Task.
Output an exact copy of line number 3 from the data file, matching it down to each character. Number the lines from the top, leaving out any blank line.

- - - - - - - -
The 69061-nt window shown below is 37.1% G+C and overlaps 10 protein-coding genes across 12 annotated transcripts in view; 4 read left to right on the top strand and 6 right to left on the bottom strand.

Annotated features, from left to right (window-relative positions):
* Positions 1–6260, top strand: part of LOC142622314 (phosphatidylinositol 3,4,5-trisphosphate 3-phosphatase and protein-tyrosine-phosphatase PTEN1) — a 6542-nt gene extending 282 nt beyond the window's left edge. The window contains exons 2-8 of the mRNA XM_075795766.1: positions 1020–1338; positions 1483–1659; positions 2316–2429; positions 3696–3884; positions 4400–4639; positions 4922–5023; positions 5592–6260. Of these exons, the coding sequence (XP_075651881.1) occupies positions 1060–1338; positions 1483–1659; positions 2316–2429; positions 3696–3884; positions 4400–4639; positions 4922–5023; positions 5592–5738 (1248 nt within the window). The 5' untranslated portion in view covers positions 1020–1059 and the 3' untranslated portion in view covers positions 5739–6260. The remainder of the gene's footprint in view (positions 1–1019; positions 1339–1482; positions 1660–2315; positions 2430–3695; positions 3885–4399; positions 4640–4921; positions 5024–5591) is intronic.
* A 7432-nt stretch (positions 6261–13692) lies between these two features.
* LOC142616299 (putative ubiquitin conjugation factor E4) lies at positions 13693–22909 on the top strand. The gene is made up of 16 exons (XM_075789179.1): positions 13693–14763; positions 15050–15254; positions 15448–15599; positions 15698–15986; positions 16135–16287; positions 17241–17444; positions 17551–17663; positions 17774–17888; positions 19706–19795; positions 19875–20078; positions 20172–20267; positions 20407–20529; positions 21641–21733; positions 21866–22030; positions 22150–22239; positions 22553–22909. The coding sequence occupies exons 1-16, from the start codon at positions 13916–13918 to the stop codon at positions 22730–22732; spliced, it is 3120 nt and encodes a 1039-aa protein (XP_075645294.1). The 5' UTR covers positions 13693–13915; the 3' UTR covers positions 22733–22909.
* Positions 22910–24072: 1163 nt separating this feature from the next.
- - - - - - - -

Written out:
* Positions 1–6260, top strand: part of LOC142622314 (phosphatidylinositol 3,4,5-trisphosphate 3-phosphatase and protein-tyrosine-phosphatase PTEN1) — a 6542-nt gene extending 282 nt beyond the window's left edge. The window contains exons 2-8 of the mRNA XM_075795766.1: positions 1020–1338; positions 1483–1659; positions 2316–2429; positions 3696–3884; positions 4400–4639; positions 4922–5023; positions 5592–6260. Of these exons, the coding sequence (XP_075651881.1) occupies positions 1060–1338; positions 1483–1659; positions 2316–2429; positions 3696–3884; positions 4400–4639; positions 4922–5023; positions 5592–5738 (1248 nt within the window). The 5' untranslated portion in view covers positions 1020–1059 and the 3' untranslated portion in view covers positions 5739–6260. The remainder of the gene's footprint in view (positions 1–1019; positions 1339–1482; positions 1660–2315; positions 2430–3695; positions 3885–4399; positions 4640–4921; positions 5024–5591) is intronic.